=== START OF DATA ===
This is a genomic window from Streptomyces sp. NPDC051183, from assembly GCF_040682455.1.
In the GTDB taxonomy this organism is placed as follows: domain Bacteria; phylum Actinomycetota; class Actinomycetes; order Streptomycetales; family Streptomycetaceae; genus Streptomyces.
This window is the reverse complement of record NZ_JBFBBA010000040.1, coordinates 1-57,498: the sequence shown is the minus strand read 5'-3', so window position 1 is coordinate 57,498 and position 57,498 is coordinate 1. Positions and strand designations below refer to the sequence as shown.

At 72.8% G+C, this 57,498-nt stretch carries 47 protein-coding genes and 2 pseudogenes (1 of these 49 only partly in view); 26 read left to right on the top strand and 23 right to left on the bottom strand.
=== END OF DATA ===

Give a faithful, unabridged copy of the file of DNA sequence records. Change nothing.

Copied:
This is a genomic window from Streptomyces sp. NPDC051183, from assembly GCF_040682455.1.
In the GTDB taxonomy this organism is placed as follows: domain Bacteria; phylum Actinomycetota; class Actinomycetes; order Streptomycetales; family Streptomycetaceae; genus Streptomyces.
This window is the reverse complement of record NZ_JBFBBA010000040.1, coordinates 1-57,498: the sequence shown is the minus strand read 5'-3', so window position 1 is coordinate 57,498 and position 57,498 is coordinate 1. Positions and strand designations below refer to the sequence as shown.

At 72.8% G+C, this 57,498-nt stretch carries 47 protein-coding genes and 2 pseudogenes (1 of these 49 only partly in view); 26 read left to right on the top strand and 23 right to left on the bottom strand.